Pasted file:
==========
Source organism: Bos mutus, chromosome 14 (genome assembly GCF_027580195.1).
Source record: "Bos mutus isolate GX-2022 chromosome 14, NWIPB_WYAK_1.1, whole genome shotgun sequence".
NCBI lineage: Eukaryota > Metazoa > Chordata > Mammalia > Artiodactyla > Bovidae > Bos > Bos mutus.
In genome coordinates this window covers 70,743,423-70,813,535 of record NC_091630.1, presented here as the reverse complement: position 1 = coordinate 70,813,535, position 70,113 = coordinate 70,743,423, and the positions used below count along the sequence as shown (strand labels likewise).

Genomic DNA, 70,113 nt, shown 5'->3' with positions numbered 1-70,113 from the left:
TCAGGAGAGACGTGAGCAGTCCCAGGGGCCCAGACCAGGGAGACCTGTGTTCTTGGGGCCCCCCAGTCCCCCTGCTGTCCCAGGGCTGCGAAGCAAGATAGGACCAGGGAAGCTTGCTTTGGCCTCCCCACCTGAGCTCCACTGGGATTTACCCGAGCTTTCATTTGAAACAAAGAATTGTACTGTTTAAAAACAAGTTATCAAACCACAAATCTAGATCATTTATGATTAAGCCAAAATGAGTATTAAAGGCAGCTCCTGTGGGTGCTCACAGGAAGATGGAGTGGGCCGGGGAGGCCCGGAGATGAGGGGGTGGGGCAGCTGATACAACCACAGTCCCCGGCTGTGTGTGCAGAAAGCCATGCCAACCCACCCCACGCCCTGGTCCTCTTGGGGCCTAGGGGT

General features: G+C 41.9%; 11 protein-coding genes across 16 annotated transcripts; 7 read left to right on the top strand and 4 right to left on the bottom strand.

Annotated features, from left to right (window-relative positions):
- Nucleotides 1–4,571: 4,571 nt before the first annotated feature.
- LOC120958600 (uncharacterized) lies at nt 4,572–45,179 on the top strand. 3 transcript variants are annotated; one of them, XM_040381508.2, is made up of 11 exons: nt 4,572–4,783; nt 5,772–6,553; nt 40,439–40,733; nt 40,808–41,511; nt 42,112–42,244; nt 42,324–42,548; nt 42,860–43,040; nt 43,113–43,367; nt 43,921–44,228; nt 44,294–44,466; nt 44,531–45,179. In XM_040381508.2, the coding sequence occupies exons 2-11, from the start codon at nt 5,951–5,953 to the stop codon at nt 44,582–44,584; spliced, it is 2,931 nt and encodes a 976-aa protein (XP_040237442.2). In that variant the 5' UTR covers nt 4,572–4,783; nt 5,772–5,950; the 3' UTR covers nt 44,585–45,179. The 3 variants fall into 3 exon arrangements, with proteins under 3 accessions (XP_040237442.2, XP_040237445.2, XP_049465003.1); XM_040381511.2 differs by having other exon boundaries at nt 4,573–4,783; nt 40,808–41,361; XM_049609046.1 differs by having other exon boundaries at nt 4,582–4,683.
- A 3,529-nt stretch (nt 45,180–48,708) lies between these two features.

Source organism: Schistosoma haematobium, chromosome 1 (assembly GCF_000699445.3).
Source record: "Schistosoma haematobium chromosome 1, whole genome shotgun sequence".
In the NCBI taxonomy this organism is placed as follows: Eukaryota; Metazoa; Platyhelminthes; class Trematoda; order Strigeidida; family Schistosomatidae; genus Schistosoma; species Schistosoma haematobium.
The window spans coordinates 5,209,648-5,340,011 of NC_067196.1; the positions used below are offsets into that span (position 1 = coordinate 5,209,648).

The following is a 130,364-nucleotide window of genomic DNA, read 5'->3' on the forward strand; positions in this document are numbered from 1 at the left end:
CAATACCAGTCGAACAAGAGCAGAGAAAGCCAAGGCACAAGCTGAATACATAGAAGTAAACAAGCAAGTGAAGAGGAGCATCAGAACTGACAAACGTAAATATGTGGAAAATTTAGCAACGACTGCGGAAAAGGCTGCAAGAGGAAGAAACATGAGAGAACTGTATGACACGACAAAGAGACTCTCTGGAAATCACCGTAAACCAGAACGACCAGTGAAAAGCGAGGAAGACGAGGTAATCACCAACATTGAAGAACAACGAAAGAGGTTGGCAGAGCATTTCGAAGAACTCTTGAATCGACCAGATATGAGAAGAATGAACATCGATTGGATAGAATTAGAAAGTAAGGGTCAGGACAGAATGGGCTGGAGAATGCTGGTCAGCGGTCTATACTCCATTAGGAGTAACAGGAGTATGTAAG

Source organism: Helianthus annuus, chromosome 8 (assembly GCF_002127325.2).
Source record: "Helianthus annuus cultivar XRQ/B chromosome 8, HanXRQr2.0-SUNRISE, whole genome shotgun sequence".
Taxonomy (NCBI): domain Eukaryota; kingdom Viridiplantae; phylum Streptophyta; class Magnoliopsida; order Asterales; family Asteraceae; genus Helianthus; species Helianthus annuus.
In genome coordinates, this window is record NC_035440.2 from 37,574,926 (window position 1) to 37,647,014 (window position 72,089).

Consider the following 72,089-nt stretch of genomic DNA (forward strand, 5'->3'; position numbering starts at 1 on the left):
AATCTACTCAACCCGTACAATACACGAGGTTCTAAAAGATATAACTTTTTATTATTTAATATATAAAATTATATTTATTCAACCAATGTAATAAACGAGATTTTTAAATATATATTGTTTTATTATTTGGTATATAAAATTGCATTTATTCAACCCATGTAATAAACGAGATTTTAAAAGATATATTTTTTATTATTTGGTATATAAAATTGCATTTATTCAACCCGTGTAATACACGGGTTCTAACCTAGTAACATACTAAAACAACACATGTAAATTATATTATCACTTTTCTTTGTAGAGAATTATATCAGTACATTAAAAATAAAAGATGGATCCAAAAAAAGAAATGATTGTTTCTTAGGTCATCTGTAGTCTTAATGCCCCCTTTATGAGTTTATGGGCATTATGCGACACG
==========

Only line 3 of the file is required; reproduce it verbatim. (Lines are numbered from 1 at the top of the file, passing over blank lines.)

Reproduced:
NCBI lineage: Eukaryota > Metazoa > Chordata > Mammalia > Artiodactyla > Bovidae > Bos > Bos mutus.